This bizarre DNA event recording system can track cellular activity from birth to death
- This study proposes the creation of a synthetic DNA region in an organism’s DNA.
- The new DNA region would record cell activity throughout the life of an organism.
- The DNA event recorder could reveal secrets such as the origin of cancer in humans.
Life begins with a cell, but can you see how a single cell gives rise to a whole organism and then leads to other complex biological processes in its body over the course of time? There is no way one can watch such changes as they happen, but now a team of international researchers has suggested a method that involves recording these changes. They have proposed an interesting cell-embedded camera system made up of proteins, DNA, and RNA molecules to record cellular activity in mammals.
Currently, if a scientist wants to study the cellular changes occurring in an animal’s body at a particular stage of its life, then he or she has to kill the animal and destruct the cell to observe the changes. The current approaches have various limitations, for instance, if you dissect an adult bat and then you are able to examine the cellular changes that are visible at that moment. You won’t be able to observe how the cells changed their statuses and communicated in the complex biological system over time, to reach that particular stage.
To study the previous stages, you’d have to kill another frog. But what if you could record every cellular change happening inside the frog’s body throughout his life? The researchers claim that by establishing a high-content DNA memory system in a cell, they can record cellular activity and store the same using a process called DNA event recording.
What is DNA event recording and how does it work?
Using advanced CRISPR-mediated DNA editing and genome engineering techniques, scientists can introduce a synthetic DNA region in an animal’s DNA. This region contains “genetically encoded DNA barcode arrays” called DNA tapes that record cellular changes in the form of mutations. Later, these recordings can be recovered via DNA sequencing.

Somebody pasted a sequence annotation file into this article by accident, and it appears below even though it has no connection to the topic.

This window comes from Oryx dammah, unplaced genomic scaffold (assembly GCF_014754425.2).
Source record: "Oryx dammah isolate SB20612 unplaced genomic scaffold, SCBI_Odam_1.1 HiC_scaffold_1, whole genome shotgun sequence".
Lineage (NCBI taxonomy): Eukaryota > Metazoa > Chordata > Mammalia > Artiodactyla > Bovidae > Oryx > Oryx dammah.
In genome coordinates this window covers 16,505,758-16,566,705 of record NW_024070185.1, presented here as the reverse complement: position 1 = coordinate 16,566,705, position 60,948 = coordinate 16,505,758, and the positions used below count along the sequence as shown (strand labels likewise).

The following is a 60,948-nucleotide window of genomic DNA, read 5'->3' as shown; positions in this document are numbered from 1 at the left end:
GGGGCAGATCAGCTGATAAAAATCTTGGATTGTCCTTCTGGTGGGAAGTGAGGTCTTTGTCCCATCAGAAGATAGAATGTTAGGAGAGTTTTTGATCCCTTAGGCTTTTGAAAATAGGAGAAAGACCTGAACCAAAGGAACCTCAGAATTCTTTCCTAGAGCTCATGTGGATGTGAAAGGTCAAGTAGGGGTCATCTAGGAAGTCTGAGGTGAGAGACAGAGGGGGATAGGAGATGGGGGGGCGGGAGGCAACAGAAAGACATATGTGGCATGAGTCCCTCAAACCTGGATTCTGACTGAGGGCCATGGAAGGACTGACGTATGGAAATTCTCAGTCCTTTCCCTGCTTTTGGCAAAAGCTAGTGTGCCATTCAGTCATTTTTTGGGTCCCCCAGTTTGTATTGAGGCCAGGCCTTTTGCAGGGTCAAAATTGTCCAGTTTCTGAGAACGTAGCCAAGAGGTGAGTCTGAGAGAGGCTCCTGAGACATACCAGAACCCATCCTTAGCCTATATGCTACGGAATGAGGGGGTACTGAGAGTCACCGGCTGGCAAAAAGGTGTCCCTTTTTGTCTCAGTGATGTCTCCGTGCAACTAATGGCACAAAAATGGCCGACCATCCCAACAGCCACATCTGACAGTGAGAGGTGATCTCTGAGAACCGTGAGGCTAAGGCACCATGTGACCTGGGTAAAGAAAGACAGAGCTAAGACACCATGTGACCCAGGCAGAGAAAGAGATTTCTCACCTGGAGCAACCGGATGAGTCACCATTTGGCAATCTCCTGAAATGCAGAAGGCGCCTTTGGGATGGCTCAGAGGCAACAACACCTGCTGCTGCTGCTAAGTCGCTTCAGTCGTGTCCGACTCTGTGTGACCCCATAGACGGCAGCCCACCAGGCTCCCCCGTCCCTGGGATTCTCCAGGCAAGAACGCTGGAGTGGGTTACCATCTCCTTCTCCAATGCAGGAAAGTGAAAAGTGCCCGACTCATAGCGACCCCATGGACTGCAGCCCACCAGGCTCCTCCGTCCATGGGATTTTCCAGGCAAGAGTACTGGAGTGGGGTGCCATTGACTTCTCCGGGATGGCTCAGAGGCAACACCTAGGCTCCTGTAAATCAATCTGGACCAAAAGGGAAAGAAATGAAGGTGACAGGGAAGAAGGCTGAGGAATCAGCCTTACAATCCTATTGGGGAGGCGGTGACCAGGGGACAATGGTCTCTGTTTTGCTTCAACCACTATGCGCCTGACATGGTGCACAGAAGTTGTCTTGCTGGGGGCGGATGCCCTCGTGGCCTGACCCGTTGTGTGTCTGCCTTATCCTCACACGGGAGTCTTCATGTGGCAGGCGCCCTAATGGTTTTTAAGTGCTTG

DNA tapes are just one component of the DNA event recording system. It also comprises a molecular machine (a molecular video camera) to sense what is going on inside and outside the cell, a writer system to transmit such information to the synthetic DNA tape by repurposing genome editing technologies, and a reader that reconstructs biological history (from the recorded mutations) using DNA sequencing and high-performance computing.
According to the researchers, this entire DNA event recording system targets the synthetic DNA regions and therefore, it does not affect the original DNA or the native biological system. Plus, it is also likely to solve the major problem related to studying cellular activity i.e. killing animals of the same species again and again to study the changes occurring at different stages of life. The cell-embedded recording would require us to sacrifice an animal only once at the endpoint to see previous event history information.
When asked about other applications of DNA event recording, one of the authors of the study and Director of research at the University of British Columbia’s School of Biomedical Engineering (SBME), Nozomu Yachie told IE, “We still do not know how a single cell creates our complex mammalian body structures, deciphering this is simply exciting. Also, such information will be a new backbone resource of biology like Google map where we can map and integrate diverse biological knowledge."
He further added, “the same idea can be applied to study cancer progression and metastasis too and will derive hints to regulate various cancer diseases.”
Can we implant DNA event recorders in humans?
DNA event recording could increase our understanding of human biology and help us solve many mysteries related to cancer and other diseases. However, Professor Yachie believes this idea will never be applied in studying human development from a fertilized egg because of the ethical considerations of genetically manipulating human embryos. This is also one of the major limitations of their research.
Although that does not mean this method can not be employed to study human cells. The researchers suggest that by combining DNA event recording with techniques like in-vitro organ culture, scientists could extract a great deal of information on human development. However, before conducting such experiments, more research is required to further develop the different technologies (DNA tapes, molecular sensors, etc.) involved in the recording system.
“Somebody needs to establish this approach. I also believe this is currently only the possible approach we can use to observe the long-term history of an animal/organ subject since we do not have a time machine,” said Professor Yachie.
The study is published in the journal Science.
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